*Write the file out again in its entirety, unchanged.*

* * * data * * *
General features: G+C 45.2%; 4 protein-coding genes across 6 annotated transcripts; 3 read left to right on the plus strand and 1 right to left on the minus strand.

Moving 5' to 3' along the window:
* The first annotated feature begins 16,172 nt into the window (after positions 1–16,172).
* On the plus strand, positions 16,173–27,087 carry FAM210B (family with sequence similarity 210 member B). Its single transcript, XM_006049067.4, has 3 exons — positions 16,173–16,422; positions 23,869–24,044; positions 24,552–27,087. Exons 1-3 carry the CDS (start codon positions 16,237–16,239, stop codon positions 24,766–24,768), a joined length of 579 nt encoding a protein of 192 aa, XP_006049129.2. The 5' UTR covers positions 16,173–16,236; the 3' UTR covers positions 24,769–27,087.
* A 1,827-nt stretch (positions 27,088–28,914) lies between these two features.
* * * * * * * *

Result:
General features: G+C 45.2%; 4 protein-coding genes across 6 annotated transcripts; 3 read left to right on the plus strand and 1 right to left on the minus strand.

Moving 5' to 3' along the window:
* The first annotated feature begins 16,172 nt into the window (after positions 1–16,172).
* On the plus strand, positions 16,173–27,087 carry FAM210B (family with sequence similarity 210 member B). Its single transcript, XM_006049067.4, has 3 exons — positions 16,173–16,422; positions 23,869–24,044; positions 24,552–27,087. Exons 1-3 carry the CDS (start codon positions 16,237–16,239, stop codon positions 24,766–24,768), a joined length of 579 nt encoding a protein of 192 aa, XP_006049129.2. The 5' UTR covers positions 16,173–16,236; the 3' UTR covers positions 24,769–27,087.
* A 1,827-nt stretch (positions 27,088–28,914) lies between these two features.